Saturday, January 12, 2019

Thoughts Inspired by reading Anselm Berrigan’s “& What Does “Need” Mean? For the Parish Hall/ At St Mark’s Church”



Anselm Berrigan’s most recent book, Something for Everybody, concludes with a “Post-Crypt” called “What does ‘need’ mean?” written to be read at St. Mark’s Poetry Project the night after what Carla Harryman calls “the arrogance of the contemporary” reared its ugly head in the 2016 Presidential election. Against this backdrop, the St. Marks Poetry Project stands like a kind of fortress, or what today would be called a safe space. In the spirit of full-disclosure, I feel I must mention my love of, and nostalgia for, the presence of this venerable institution---from my first visit to see the late Lorri Jackson read for Richard Hell on my birthday in 1989 to my trans-continental flight there in 2005 for my last poetry reading in New York (a reading curated by Anselm by the way), and I’ve always associated Anselm with the spirit of what’s best about the Poetry Project: after all, he attended readings there as an infant.

That being said, this final piece is not merely a tribute to the Poetry Project, but asks such questions as: “Do you feel as if form has/ collapsed? If so, you can’t be a/ pigeon, alas, as I imagine….” Form, I suppose. could mean poetic form, but also the-life-we-took-for-granted form, to name but two. And somehow the spectacle of Berrigan, standing at the podium at St. Mark’s Church, on a night of collective trauma in which I’m sure much of the audience was reeling in a kind of desperation about what’s happening to, or by, America (and maybe tempted to take out their frustration by kicking a pigeon around) , and asking his audience for permission to imagine (“I can imagine, can’t I?”) seems to take on a mythic importance, as he reassures his audience “You do still/ get to say, even the day after election day, peace.”

He goes on to tease the reader with a distinction between “need” and “care,” but demurs to instead speak of privacy and listening. And listening to him, insofar as reading a book in privacy imagines listening at a public performance (and vice versa, like the black dot on the white side, on a flat representation of a globe) invites various sexy question-marks: Does one need privacy to be able to listen? Is listening care, and privacy need? Do I need to care or care to need, or why not both? And how does this relate to the question of form? I suspect that for Berrigan, this crisis of lost form may have something to do with the loss of privacy, or to put it positively, the privacy is what can give poetry form (for instance, Berrigan does not generally put his particular family or professional relationships into the poems in this book, although he will write collaborations withhis daughter)—but so can the listening (or the listening synergetically complements privacy by freeing us from form):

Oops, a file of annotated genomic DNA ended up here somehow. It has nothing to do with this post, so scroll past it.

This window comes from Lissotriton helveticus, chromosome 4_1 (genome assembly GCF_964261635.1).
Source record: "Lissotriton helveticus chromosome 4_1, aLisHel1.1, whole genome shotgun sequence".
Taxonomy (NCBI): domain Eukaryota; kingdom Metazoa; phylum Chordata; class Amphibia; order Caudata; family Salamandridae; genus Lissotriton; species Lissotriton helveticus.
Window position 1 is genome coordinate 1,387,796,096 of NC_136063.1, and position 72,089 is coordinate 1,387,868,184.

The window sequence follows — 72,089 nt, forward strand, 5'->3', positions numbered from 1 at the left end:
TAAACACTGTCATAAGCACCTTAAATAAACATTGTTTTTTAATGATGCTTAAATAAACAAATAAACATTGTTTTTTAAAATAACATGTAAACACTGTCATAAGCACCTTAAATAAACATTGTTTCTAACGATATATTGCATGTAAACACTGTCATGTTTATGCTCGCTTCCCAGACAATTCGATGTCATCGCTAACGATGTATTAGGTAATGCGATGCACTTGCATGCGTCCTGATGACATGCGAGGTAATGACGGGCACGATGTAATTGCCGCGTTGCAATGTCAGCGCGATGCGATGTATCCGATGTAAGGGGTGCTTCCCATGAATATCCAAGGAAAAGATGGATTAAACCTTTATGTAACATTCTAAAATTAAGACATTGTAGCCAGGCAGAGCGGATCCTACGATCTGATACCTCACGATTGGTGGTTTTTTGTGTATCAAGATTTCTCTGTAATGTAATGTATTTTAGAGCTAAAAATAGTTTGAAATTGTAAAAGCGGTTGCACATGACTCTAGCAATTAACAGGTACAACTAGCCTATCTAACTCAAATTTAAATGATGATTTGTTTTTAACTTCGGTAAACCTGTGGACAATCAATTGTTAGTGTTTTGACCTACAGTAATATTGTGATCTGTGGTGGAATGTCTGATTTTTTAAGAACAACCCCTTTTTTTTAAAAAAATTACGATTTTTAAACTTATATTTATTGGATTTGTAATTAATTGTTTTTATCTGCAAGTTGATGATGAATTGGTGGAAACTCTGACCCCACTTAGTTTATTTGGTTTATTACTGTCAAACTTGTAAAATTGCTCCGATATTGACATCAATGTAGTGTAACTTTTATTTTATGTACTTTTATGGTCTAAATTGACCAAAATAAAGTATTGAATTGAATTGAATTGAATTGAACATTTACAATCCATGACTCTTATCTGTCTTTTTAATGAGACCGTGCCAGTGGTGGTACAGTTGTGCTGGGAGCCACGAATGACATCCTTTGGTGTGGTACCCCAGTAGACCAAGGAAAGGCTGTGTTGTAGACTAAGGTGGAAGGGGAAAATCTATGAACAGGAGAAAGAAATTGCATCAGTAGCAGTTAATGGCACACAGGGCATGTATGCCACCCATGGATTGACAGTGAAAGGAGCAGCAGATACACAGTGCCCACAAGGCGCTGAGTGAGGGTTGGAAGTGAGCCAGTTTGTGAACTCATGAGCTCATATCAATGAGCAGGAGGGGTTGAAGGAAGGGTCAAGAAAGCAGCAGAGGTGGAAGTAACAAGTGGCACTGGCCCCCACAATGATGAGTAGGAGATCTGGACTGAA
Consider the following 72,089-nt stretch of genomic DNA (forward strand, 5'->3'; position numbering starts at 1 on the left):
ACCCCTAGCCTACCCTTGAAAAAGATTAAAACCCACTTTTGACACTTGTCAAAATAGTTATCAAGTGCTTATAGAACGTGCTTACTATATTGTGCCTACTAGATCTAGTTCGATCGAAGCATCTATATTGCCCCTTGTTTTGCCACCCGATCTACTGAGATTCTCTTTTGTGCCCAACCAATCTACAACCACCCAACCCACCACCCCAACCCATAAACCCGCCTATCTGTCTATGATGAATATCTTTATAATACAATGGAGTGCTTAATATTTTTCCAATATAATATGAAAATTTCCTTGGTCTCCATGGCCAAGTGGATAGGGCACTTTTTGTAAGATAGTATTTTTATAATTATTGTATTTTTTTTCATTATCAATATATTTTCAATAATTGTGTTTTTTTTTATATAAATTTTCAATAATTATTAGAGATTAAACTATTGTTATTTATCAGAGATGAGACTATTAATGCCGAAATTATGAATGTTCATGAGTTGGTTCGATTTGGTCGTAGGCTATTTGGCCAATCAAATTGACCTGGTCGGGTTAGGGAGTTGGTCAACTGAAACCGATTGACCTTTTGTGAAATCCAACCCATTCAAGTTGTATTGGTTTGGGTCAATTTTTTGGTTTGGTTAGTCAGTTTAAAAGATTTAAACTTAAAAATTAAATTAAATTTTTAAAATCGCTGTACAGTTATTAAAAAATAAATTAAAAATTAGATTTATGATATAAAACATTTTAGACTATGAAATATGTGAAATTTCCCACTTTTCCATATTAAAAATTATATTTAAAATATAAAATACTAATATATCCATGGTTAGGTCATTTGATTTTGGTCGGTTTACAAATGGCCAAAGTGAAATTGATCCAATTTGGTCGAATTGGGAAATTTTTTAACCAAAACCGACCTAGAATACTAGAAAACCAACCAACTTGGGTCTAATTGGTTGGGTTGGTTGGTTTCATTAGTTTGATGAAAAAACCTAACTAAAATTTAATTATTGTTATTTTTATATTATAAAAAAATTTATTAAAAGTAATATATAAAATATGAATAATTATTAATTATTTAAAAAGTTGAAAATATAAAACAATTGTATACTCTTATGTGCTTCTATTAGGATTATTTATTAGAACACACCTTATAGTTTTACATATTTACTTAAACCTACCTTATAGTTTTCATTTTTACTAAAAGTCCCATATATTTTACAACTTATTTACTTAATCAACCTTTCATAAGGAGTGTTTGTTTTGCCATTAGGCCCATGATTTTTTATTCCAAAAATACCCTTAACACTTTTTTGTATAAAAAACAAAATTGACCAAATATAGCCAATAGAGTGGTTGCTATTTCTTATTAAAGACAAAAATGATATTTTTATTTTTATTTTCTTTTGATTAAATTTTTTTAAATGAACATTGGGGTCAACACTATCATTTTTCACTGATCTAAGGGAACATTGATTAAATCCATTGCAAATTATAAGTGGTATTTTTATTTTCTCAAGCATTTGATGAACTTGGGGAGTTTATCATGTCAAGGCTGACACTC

“I need to be doing it, to practice/ listening, to get better at it and/ get at getting it better in the fucked/ up constellation that is your head/ becoming poetry, & to be encouraged/ by the mess…..to find out why in poems/ space is not an illusion” (97). Form is social, communal privacy; ethos is aesthetics, formal formlessness. Listening may be a way to protect one’s privacy, or at least to widen and occupy that ‘weekend void.’ It’s hard to tell if I’m drawn to lines that express the need to “let language get so disconnected/ from reality all you’re stuck with/ is definition as another emblem/ of fear---“ because of their wisdom or because of their phrasing. Can I say both?  There’s a healing permission to meet in fear, to let ourselves be strong enough to be proudly afraid, and not fear “fear itself” as if it can actually rescue us, so we may embrace the loss of form as potentially a new beginning….

I am well-acquainted with the fear of such letting go, not that it always prevented me from doing it, and I can also understand the clinging to conventions & definitions, but I like the way he doesn’t simply oppose conventions with the easy “outsider” alternative of the unbearable lightness of a “drunken boat” or “free radical,” but rather rhymes it with the word “companions” as if, indeed, conventions can get in the way of companions, or perhaps dance harmoniously together in a conversation during a smoke break at the Poetry Project in 1998 where “you wonder who’s going/ to challenge you to adapt,” and companions can create their own (overlapping) conventions……as if “from the bottom up” (like two pigeons taking off from a steamgrate?)….

If one can use the discourse of the sublime (purposeful purposelessness) in a non-pejorative way, in a world in which “being serious’s just one of many/ ordinary facts of commitment/ & not some dolled-up badge of complexity” (101), I doth could claim a smack of the high romantic subline (or non-western breath therapy, or eco-poetry) in “lives/ go where there’s no forms.”
Is it really that simple?

“Here, like anywhere that’s fought
however knowingly & unknowingly
for the right to be itself, on its own
terms, which only means letting
the folks who care enough to really
come through figure out how to
do that too, without much
interference, here has to be able to
freak out on itself out of loyalty
to itself, itself not being made
of any singular thingation.”